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Home Water Heaters can Reduce Electricity Production

the suburbs

Across North America homes have massive tanks of hot water regardless of the outside temperature or other concerns. The energy cost to heat all this water is immense and not only can we reduce this cost we can use the water itself to power homes. The basic idea is to convert the temperature change in water into energy and vice versa to have the water tanks function has batteries. The coolest thing about this idea is that it’s not even a new one.

Here’s how it works. The heat pump water heater is like a refrigerator running in reverse. Instead of taking heat out of the unit (cooling) and dumping it into the nearby room air, the heat pump water heater dumps heat from the air around it into the water. This is vastly more efficient than heating water in the old way, with a high-wattage electric coil.

There is actually a little-known tradition, going back to the late 1930s, of electric companies managing water heaters to avoid short-squeezes on the grid during times of peak consumption. Because water can be kept hot so long, consumers don’t even notice. Originally this was done with timers, later via radio signals, and today through the cloud. And, thanks to smart meters that track energy use by the minute, demand-shifts can be very precisely targeted and valued. Water heaters, reborn as big thermal batteries, are an excellent means by which lots of clean power can be strategically banked for later use. Hundreds of thousands of water heaters have already been quietly hooked up this way. This is just the tip of the potential iceberg.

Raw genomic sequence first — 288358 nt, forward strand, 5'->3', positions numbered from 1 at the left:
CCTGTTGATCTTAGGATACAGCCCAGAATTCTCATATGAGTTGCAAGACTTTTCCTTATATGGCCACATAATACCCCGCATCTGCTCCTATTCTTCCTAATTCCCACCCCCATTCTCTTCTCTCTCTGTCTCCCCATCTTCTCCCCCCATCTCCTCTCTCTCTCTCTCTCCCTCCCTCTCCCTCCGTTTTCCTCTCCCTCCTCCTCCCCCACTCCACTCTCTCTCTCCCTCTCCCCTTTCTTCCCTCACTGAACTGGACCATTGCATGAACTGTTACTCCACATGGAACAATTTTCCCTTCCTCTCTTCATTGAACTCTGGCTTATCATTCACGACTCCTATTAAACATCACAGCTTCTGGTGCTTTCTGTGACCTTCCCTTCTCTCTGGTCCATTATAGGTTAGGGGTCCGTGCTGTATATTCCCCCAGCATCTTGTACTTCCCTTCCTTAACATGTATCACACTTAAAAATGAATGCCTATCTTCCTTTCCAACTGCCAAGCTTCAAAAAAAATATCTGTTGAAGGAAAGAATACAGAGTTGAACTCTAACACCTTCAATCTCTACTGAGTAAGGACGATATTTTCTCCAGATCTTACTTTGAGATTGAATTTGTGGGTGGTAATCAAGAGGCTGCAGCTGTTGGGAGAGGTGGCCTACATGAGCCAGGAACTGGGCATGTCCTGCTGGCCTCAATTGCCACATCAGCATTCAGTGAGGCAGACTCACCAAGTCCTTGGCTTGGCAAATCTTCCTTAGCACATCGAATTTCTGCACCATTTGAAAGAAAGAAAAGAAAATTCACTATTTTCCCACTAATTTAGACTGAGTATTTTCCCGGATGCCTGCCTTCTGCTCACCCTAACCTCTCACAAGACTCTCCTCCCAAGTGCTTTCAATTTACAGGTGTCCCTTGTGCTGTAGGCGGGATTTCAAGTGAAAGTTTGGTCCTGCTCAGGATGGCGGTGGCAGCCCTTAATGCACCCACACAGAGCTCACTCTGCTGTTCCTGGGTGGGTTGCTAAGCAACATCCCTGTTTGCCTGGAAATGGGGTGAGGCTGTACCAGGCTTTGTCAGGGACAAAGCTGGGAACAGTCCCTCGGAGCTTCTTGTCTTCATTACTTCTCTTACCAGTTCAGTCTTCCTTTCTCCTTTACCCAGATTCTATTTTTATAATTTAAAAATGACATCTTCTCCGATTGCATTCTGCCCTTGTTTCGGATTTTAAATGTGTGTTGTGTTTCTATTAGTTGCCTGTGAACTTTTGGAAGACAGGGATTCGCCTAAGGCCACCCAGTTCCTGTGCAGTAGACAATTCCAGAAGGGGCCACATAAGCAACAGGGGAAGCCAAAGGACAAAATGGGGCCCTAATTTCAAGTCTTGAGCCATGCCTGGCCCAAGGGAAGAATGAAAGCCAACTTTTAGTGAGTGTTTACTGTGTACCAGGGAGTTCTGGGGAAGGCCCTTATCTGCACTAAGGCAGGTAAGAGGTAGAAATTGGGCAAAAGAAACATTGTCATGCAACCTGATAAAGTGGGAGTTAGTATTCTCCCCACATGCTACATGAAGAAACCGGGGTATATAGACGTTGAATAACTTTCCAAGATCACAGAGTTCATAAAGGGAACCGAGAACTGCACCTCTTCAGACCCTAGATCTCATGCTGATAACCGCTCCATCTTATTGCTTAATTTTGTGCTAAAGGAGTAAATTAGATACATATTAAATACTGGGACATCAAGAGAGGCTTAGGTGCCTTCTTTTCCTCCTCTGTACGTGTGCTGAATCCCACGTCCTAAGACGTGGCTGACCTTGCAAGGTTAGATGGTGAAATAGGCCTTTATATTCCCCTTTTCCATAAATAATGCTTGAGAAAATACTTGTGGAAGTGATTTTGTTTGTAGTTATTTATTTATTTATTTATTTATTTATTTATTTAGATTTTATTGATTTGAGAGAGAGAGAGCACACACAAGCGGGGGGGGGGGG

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Manage the Summer Heat in Your Home Without AC

Global warming is making our cities hotter than ever before, which has led many to turn on the air conditioning. The irony is that to keep us cool we turn on machines which consume a lot of energy, and if that energy comes from a non-renewable state then the local cooling ultimately adds to global warming. Fortunately, there are simple low-cost ways to keep you cool in the summer heat while you’re indoors. Over at Popular Science they’ve put together a handy guide.